STYLE: Classical Tibetan art generally unites elements from a wide range of sources. In this painting it is primarily the color palette, with its dominant red, and the organization of the figures that are reminiscent of early Tibetan art. Such features have continued strongly in the art of the Ngor School of Tibetan Buddhism, of which this painting is an example. More recent features are the figures’ sense of movement, the main teacher’s seat and its curved back, the emphasis on textiles and their patterns, and the golden lotus flowers used throughout the painting, most curiously decorating the petals of the lotus on which the teacher sits.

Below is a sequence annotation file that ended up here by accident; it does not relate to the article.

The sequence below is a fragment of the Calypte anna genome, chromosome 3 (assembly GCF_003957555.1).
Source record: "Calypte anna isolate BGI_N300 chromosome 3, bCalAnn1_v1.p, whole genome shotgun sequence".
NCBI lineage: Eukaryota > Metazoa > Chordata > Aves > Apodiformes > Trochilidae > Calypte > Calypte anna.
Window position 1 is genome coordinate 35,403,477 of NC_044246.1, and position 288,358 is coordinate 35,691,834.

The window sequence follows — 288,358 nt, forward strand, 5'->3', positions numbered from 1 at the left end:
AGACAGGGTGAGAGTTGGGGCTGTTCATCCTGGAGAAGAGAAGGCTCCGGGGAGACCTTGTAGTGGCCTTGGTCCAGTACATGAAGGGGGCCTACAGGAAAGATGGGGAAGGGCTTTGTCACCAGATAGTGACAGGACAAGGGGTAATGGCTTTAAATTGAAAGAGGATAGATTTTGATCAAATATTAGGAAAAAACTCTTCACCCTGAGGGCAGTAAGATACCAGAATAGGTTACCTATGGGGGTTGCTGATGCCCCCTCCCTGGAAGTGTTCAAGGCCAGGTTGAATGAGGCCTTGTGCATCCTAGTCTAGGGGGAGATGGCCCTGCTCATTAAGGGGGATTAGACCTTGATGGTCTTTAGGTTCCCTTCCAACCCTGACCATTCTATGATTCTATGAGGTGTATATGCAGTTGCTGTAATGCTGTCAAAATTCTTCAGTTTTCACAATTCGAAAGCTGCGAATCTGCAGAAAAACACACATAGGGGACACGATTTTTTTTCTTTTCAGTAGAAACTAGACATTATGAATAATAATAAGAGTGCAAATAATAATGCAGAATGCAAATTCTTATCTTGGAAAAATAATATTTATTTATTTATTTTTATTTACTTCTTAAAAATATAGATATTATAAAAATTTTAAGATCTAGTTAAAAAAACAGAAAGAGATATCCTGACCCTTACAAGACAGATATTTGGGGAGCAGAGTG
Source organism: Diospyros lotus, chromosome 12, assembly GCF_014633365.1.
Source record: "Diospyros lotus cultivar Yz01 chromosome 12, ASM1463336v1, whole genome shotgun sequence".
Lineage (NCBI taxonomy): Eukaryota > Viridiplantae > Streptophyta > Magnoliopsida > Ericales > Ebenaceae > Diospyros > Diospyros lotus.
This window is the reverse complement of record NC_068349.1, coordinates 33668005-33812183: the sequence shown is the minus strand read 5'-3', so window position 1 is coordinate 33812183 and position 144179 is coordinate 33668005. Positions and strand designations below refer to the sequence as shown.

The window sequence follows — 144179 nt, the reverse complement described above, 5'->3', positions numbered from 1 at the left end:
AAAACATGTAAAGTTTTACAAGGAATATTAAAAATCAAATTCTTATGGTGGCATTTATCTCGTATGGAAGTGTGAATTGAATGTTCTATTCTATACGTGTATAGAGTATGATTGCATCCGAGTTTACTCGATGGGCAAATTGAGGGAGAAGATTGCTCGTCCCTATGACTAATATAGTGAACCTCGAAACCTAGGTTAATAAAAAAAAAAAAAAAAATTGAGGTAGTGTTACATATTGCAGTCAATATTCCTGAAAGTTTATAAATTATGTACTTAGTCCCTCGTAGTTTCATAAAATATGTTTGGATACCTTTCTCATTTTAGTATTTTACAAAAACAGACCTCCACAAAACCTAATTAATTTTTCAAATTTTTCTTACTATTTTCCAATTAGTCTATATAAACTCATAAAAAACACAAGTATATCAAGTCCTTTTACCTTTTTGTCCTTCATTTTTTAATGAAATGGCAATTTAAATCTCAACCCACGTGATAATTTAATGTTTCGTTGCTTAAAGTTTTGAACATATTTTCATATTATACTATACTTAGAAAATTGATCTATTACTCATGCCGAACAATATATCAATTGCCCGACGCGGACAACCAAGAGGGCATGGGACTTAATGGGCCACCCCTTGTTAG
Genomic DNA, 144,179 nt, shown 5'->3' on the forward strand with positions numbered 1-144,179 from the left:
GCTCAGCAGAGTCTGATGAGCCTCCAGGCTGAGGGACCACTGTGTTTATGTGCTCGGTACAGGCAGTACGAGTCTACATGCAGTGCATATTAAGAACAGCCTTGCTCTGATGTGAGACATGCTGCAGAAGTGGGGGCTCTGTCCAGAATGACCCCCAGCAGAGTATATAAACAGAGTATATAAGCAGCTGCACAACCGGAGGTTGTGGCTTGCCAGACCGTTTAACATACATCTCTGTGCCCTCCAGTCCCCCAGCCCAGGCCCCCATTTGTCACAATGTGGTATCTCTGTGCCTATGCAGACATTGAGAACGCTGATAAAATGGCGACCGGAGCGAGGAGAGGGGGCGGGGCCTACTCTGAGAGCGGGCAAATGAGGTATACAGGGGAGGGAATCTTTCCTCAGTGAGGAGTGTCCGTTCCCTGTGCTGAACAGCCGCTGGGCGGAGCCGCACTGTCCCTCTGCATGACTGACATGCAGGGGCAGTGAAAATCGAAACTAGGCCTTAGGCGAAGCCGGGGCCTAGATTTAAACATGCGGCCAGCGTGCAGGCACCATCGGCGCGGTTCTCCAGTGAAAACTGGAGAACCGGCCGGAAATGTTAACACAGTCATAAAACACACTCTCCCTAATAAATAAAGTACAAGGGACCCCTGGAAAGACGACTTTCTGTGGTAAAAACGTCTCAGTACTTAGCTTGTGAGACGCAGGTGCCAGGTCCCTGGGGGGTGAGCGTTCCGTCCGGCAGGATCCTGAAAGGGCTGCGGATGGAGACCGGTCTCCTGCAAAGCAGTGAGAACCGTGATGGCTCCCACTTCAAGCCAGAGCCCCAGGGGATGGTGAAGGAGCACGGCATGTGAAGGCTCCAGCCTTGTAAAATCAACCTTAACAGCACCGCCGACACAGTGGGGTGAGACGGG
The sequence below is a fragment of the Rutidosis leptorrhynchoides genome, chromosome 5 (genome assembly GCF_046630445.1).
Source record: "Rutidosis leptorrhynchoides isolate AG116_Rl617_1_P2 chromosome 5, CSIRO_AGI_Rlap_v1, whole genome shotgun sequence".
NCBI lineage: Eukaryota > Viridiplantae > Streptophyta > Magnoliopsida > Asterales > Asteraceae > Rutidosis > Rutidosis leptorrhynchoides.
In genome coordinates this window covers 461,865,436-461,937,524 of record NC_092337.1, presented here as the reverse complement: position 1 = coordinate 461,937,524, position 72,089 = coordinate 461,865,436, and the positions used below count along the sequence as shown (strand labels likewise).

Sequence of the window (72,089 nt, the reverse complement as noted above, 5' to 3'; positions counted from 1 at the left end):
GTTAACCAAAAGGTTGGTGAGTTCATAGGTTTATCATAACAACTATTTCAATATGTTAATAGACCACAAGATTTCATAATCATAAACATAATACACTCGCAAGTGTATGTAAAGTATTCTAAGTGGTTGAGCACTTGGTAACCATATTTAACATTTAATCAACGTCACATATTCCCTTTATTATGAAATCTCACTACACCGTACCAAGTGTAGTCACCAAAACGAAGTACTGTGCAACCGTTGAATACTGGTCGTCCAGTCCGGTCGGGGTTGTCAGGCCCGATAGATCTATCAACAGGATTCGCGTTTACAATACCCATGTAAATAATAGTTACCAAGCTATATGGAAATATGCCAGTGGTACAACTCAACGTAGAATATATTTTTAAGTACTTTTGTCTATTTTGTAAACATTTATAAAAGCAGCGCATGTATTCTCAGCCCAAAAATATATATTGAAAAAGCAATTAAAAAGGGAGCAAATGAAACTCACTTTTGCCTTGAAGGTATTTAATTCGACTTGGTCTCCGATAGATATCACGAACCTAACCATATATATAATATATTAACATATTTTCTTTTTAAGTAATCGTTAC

CONTENT: As an inscription on the painting clarifies, this work depicts Buddhashri (1339–1419), the Tibetan master who transmitted the key “Path with the Fruit” instructions to Ngorchen Kunga Zangpo (1382–1456), the founder of Ngor Monastery. The patron of the painting appears in the bottom row, the second figure from the left, humbly supplicating. He is Lhachok Sengge (1468–1535), the ninth abbot of Ngor Monastery, who is also depicted in the ivory sculpture around the corner. The buddha of long life, Amitayus, is depicted twice, and in the bottom row, just opposite the donor, are the goddesses Prajnaparamita and Vajravarahi.